To the tree in my best friend’s front yard, I met you when I was just five years old, back when “climbing tree” was not just a type of tree, but the best kind: thank you for supporting me in my youth, for always having a branch I could hold on to, for never letting me fall. I have no idea how tall you actually are, but back then, you were the tallest I could ever be. You let me reach new heights without fear, though maybe I should’ve been afraid. That’s what my mother said, anyway. Thanks to you, I’m still not afraid of heights. (I am afraid of falling, however.)
To the trees in woods behind my dad’s farm house, who I grew up with through elementary school, middle school, and high school and who I still visit to this day, thank you for always being there for me, for being my playground and my refuge. Thank you for teaching me how to blaze my own trail; from it, I learned to follow my own path. Thank you for encouraging my adventurous spirit, as I still explore the world the way I once explored you. Thank you for the memories with my father, as the ones spent with the both of you together are the best ones. And thank you for providing my family the resources it needed to keep warm through the Michigan winters. You took care of us even after you’d fallen to the ground, providers through and through.
To the Maple tree in my mother’s front yard, I miss the dramatic way your leaves would change color every autumn. We don’t have that where I’m at now. And I miss the way my mother would decorate you for Christmas every winter; it wasn’t really her, she’d have a neighbor boy come over and string the lights around because your branches were always too tall. But your Christmas spirit made her happy and spread across others like dominoes. I know you’ve got a new family now, and I hope it’s taking care of you and that crapapple tree I bought for my grandma after she passed away. I still think of you all the time and wonder how you’re doing.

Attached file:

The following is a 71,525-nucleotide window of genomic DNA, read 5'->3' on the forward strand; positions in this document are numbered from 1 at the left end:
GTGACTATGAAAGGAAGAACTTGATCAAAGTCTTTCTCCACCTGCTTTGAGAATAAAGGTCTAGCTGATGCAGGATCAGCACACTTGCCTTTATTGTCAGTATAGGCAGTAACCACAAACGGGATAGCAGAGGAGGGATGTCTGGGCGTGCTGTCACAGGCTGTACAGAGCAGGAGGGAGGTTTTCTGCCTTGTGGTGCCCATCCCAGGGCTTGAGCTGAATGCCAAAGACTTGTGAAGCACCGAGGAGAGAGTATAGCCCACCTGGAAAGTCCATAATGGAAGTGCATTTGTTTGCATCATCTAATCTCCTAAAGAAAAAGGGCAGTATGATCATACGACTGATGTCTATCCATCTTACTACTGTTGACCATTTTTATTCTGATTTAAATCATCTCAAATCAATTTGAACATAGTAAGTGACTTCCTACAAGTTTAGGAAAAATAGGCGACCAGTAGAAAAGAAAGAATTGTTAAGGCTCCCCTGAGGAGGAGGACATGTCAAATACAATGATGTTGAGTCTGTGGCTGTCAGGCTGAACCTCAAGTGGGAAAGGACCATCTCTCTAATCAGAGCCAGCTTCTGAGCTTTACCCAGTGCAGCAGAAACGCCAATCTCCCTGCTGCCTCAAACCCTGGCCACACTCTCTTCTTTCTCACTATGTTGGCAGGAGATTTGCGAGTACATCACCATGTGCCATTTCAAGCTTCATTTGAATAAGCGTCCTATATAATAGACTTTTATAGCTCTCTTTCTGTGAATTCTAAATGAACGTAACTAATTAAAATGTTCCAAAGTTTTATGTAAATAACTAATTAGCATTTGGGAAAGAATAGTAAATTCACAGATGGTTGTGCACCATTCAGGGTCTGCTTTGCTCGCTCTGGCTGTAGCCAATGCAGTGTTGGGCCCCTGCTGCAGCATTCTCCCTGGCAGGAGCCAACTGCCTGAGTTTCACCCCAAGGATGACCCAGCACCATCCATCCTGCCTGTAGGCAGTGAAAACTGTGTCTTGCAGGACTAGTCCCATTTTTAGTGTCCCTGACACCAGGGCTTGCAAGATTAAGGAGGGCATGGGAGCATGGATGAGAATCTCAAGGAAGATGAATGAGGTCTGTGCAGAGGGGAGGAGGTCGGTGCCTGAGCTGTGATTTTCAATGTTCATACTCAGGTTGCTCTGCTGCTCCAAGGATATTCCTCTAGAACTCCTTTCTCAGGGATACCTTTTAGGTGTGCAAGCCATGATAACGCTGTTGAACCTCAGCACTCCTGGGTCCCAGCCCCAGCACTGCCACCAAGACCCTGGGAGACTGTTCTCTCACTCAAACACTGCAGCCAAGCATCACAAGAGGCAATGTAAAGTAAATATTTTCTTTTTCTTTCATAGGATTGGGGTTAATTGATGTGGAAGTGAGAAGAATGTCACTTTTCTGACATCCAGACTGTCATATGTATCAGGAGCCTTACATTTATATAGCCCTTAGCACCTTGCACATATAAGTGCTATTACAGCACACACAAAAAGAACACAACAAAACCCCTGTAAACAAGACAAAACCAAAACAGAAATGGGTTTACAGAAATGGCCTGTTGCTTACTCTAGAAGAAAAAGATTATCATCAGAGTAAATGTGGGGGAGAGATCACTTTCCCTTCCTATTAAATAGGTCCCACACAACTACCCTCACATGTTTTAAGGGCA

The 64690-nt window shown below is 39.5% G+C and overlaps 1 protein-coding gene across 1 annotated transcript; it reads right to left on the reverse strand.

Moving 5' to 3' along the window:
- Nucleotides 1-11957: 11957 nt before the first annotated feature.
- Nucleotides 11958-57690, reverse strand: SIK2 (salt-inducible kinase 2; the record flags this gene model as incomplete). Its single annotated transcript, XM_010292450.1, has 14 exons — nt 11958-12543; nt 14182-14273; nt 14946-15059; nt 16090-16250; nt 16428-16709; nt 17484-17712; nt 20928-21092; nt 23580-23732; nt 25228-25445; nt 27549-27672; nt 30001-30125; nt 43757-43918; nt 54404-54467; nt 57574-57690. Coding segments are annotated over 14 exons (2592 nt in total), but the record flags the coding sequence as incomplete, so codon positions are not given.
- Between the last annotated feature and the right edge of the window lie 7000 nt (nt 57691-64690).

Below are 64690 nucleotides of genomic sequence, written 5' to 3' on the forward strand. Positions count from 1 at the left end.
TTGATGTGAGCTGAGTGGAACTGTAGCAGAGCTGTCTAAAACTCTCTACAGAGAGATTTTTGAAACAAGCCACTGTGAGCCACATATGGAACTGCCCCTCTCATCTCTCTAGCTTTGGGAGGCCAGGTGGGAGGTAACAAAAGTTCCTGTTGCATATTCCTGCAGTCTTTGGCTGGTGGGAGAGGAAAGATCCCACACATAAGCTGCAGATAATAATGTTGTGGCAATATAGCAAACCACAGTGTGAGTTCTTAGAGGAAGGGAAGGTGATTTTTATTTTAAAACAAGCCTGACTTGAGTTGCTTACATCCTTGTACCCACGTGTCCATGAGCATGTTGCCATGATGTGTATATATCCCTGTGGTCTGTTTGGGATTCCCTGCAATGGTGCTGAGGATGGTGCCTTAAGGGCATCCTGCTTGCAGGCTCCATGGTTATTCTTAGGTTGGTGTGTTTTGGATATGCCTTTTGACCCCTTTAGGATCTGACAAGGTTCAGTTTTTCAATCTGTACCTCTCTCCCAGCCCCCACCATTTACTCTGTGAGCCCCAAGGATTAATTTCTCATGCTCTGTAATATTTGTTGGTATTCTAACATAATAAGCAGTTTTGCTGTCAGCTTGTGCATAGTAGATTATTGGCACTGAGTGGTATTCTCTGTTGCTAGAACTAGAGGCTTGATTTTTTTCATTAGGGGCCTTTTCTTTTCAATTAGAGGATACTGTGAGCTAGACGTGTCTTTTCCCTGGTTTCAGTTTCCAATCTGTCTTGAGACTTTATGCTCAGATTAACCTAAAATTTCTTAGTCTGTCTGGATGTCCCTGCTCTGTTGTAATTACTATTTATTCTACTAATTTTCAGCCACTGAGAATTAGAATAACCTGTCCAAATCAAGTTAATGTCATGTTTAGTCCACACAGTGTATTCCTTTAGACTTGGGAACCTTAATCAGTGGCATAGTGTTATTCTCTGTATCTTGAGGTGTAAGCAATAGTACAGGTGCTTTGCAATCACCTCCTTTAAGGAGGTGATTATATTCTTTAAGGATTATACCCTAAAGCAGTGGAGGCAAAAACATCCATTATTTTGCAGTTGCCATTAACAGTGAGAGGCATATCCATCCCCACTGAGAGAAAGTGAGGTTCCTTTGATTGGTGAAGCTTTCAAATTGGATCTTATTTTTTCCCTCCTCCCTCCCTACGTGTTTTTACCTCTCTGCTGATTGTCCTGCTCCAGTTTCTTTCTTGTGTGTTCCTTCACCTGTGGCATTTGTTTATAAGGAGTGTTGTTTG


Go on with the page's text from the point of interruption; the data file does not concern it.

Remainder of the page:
To the trees in the Hoh Rainforest in Olympic National Park, I know I only met you briefly in passing and you probably don’t remember me, but you were beautiful, straight out of a movie or another world. I know I’d fallen for a lot of trees in my days — I fall for a new one just about every day — but that doesn’t make our encounter any less memorable. I’d never seen anything like you before, and I think I’ll remember you forever. I was on a road trip, an adult just passing through, but you made me feel like Christopher Robins and Leslie Burke and the other heroes of my youth. You proved to me once and for all that the seeing the world can be as much about seeing its trees, habitats and natural wonders as it can be about seeing its cities and its people.
To the other trees in my life, I love you, too. Sorry I can’t list you all. But you’re all beautiful and you’ve all been there for me when I’ve needed you. You’ve all lifted my spirits when I was feeling down, given me a space to breathe deeply and cleanly when I was feeling overwhelmed, and provided me with inspiration or clarity. You’ve all kept me cooler in the summer than I should have been and happier than I would have been without you. Every day, you show me how to live and how to be: Strong, sturdy, resilient, steady, giving, cooperative. So, today and every day, I thank you. Happy National Arbor Day!